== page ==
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Reviewed October 2007

What is the official name of the SALL1 gene?

The official name of this gene is “spalt-like transcription factor 1.”

SALL1 is the gene's official symbol. The SALL1 gene is also known by other names, listed below.

Read more about gene names and symbols on the About page.

What is the normal function of the SALL1 gene?

The SALL1 gene is part of a group of genes called the SALL family. These genes provide instructions for making proteins that are involved in the formation of tissues and organs during embryonic development. SALL proteins are transcription factors, which means they attach (bind) to specific regions of DNA and help control the activity of particular genes.

The exact function of the SALL1 protein is unclear. This protein is made in many tissues, including the kidneys, liver, and fetal and adult brain. Based on the effects of SALL1 mutations, researchers infer that this protein plays an important role in development of the hands (particularly the thumbs), ears, anus, kidneys, and other parts of the body before birth.

How are changes in the SALL1 gene related to health conditions?

Townes-Brocks Syndrome - caused by mutations in the SALL1 gene

More than 55 mutations in the SALL1 gene have been identified in people with Townes-Brocks syndrome. Researchers originally believed that all of these mutations prevented one copy of the gene in each cell from making any protein, resulting in a shortage of SALL1 protein during development. More recently, they found that some mutations lead to the production of an abnormally small version of the SALL1 protein that malfunctions within cells. The malfunctioning protein interferes with normal copies of the SALL1 protein, preventing them from entering the nucleus to regulate gene activity. Scientists suspect that this type of genetic change likely underlies the more severe cases of Townes-Brocks syndrome. Mutations that reduce the amount of SALL1 protein are probably responsible for milder cases of this condition.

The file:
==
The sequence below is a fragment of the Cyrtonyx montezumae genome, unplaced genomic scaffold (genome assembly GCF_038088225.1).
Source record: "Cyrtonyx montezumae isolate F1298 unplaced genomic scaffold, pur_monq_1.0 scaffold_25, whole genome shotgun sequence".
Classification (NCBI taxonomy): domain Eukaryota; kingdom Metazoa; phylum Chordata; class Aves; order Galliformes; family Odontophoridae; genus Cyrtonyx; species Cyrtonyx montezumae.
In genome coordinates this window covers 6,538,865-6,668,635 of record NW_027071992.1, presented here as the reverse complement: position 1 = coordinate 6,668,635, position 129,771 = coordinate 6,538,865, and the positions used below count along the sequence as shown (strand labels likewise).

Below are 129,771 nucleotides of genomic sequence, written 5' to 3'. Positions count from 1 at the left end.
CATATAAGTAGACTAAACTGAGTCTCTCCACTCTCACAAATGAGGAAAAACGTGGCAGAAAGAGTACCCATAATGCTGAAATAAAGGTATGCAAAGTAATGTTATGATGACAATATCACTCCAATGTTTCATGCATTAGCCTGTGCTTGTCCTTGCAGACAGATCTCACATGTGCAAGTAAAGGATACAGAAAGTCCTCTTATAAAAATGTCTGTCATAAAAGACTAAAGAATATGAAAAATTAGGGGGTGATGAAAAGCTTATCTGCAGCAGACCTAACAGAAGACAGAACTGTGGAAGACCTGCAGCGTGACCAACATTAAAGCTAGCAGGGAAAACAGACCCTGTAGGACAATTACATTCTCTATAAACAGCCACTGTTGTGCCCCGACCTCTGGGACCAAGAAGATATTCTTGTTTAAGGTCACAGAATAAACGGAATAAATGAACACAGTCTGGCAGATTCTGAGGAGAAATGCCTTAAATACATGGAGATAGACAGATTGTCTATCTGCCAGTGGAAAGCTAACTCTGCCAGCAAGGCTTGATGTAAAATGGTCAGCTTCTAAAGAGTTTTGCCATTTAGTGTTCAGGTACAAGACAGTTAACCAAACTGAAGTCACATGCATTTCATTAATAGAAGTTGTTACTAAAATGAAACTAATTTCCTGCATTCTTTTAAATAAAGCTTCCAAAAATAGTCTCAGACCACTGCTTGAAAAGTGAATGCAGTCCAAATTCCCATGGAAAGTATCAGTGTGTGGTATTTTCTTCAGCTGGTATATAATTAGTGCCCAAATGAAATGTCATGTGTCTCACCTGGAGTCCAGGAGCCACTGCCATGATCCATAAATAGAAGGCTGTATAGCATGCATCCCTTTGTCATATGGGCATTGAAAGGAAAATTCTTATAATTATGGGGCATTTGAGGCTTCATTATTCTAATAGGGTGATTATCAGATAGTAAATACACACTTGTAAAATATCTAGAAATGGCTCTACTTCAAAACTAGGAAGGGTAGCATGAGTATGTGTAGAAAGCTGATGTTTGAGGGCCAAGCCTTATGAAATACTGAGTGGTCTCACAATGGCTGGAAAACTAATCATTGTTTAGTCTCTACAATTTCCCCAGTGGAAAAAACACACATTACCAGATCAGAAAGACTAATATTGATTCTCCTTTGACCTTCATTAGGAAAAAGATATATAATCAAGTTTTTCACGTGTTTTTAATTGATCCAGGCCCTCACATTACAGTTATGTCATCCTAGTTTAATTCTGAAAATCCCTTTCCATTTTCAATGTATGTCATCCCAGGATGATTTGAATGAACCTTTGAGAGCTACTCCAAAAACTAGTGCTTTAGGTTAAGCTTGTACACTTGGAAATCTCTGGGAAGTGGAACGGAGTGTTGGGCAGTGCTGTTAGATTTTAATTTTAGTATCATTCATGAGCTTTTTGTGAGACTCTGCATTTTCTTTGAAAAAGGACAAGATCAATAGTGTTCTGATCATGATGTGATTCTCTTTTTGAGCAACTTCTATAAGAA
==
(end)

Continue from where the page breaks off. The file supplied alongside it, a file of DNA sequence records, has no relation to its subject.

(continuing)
The SALL1 gene appears to be necessary for the normal development of many different organs and tissues before birth, which helps explain why mutations in this gene can cause the varied birth defects associated with Townes-Brocks syndrome. It is uncertain, however, how SALL1 mutations result in the specific features of this condition including an obstruction of the anal opening (imperforate anus), abnormally shaped ears, and hand malformations.

Where is the SALL1 gene located?

Cytogenetic Location: 16q12.1

Molecular Location on chromosome 16: base pairs 51,135,975 to 51,152,316

(Homo sapiens Annotation Release 107, GRCh38.p2) (NCBIThis link leads to a site outside Genetics Home Reference.)

The SALL1 gene is located on the long (q) arm of chromosome 16 at position 12.1.

The SALL1 gene is located on the long (q) arm of chromosome 16 at position 12.1.

More precisely, the SALL1 gene is located from base pair 51,135,975 to base pair 51,152,316 on chromosome 16.

See How do geneticists indicate the location of a gene? in the Handbook.

Where can I find additional information about SALL1?

You and your healthcare professional may find the following resources about SALL1 helpful.

You may also be interested in these resources, which are designed for genetics professionals and researchers.

What other names do people use for the SALL1 gene or gene products?

  • HSAL1
  • sal (Drosophila)-like 1
  • sal-like 1
  • sal-like 1 (Drosophila)
  • Sal-like protein 1
  • TBS
  • ZNF794

Where can I find general information about genes?

The Handbook provides basic information about genetics in clear language.

These links provide additional genetics resources that may be useful.

What glossary definitions help with understanding SALL1?

anus ; cell ; DNA ; embryonic ; gene ; imperforate anus ; nucleus ; obstruction ; protein ; syndrome ; transcription ; transcription factor

You may find definitions for these and many other terms in the Genetics Home Reference Glossary.

See also Understanding Medical Terminology.

References (9 links)


The resources on this site should not be used as a substitute for professional medical care or advice. Users seeking information about a personal genetic disease, syndrome, or condition should consult with a qualified healthcare professional. See How can I find a genetics professional in my area? in the Handbook.

Reviewed: October 2007
Published: February 1, 2016